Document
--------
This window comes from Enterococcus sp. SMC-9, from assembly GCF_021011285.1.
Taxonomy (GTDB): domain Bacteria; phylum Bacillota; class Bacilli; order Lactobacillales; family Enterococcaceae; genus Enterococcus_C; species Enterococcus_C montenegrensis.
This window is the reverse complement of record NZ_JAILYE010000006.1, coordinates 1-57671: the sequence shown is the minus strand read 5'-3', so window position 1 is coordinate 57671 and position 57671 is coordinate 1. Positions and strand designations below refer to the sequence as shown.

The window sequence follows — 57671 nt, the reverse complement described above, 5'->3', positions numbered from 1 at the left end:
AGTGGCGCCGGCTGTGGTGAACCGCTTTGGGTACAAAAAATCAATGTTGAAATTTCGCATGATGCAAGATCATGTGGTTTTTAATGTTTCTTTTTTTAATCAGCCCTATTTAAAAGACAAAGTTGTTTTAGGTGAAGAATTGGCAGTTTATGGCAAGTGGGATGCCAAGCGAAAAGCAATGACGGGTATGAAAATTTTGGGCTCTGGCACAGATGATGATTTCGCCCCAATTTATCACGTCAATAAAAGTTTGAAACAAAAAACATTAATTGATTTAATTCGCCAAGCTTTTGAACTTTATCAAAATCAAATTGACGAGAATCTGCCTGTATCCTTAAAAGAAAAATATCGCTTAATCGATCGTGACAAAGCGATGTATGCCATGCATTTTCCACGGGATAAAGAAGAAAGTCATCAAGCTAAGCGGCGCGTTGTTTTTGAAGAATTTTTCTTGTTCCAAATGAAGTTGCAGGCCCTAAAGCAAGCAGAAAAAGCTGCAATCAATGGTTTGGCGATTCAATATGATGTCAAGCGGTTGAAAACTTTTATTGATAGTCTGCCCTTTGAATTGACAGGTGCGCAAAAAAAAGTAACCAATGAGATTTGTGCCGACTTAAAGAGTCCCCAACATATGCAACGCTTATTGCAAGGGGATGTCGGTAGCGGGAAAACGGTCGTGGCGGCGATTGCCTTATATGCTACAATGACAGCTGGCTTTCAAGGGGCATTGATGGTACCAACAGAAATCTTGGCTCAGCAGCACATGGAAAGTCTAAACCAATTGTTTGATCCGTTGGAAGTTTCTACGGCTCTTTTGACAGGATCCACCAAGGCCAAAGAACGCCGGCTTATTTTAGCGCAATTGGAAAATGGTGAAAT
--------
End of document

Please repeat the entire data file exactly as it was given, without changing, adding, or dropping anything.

This window comes from Enterococcus sp. SMC-9, from assembly GCF_021011285.1.
Taxonomy (GTDB): domain Bacteria; phylum Bacillota; class Bacilli; order Lactobacillales; family Enterococcaceae; genus Enterococcus_C; species Enterococcus_C montenegrensis.
This window is the reverse complement of record NZ_JAILYE010000006.1, coordinates 1-57671: the sequence shown is the minus strand read 5'-3', so window position 1 is coordinate 57671 and position 57671 is coordinate 1. Positions and strand designations below refer to the sequence as shown.

The window sequence follows — 57671 nt, the reverse complement described above, 5'->3', positions numbered from 1 at the left end:
AGTGGCGCCGGCTGTGGTGAACCGCTTTGGGTACAAAAAATCAATGTTGAAATTTCGCATGATGCAAGATCATGTGGTTTTTAATGTTTCTTTTTTTAATCAGCCCTATTTAAAAGACAAAGTTGTTTTAGGTGAAGAATTGGCAGTTTATGGCAAGTGGGATGCCAAGCGAAAAGCAATGACGGGTATGAAAATTTTGGGCTCTGGCACAGATGATGATTTCGCCCCAATTTATCACGTCAATAAAAGTTTGAAACAAAAAACATTAATTGATTTAATTCGCCAAGCTTTTGAACTTTATCAAAATCAAATTGACGAGAATCTGCCTGTATCCTTAAAAGAAAAATATCGCTTAATCGATCGTGACAAAGCGATGTATGCCATGCATTTTCCACGGGATAAAGAAGAAAGTCATCAAGCTAAGCGGCGCGTTGTTTTTGAAGAATTTTTCTTGTTCCAAATGAAGTTGCAGGCCCTAAAGCAAGCAGAAAAAGCTGCAATCAATGGTTTGGCGATTCAATATGATGTCAAGCGGTTGAAAACTTTTATTGATAGTCTGCCCTTTGAATTGACAGGTGCGCAAAAAAAAGTAACCAATGAGATTTGTGCCGACTTAAAGAGTCCCCAACATATGCAACGCTTATTGCAAGGGGATGTCGGTAGCGGGAAAACGGTCGTGGCGGCGATTGCCTTATATGCTACAATGACAGCTGGCTTTCAAGGGGCATTGATGGTACCAACAGAAATCTTGGCTCAGCAGCACATGGAAAGTCTAAACCAATTGTTTGATCCGTTGGAAGTTTCTACGGCTCTTTTGACAGGATCCACCAAGGCCAAAGAACGCCGGCTTATTTTAGCGCAATTGGAAAATGGTGAAAT